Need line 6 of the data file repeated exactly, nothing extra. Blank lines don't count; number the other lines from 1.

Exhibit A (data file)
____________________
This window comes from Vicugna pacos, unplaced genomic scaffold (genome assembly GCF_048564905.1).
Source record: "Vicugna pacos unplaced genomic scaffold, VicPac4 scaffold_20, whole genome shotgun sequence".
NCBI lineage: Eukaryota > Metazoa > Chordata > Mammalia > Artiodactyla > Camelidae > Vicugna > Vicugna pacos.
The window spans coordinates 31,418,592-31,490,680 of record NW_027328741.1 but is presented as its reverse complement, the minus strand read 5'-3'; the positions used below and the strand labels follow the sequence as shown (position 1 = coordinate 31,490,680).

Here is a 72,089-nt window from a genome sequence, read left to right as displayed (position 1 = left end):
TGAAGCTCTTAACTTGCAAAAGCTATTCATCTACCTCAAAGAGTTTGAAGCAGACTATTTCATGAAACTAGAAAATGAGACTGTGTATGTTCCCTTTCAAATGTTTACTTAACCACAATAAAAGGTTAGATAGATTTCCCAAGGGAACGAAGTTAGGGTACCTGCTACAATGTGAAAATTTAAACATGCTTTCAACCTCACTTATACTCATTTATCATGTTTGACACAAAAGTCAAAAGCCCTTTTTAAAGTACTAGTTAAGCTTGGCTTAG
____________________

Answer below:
TGAAGCTCTTAACTTGCAAAAGCTATTCATCTACCTCAAAGAGTTTGAAGCAGACTATTTCATGAAACTAGAAAATGAGACTGTGTATGTTCCCTTTCAAATGTTTACTTAACCACAATAAAAGGTTAGATAGATTTCCCAAGGGAACGAAGTTAGGGTACCTGCTACAATGTGAAAATTTAAACATGCTTTCAACCTCACTTATACTCATTTATCATGTTTGACACAAAAGTCAAAAGCCCTTTTTAAAGTACTAGTTAAGCTTGGCTTAG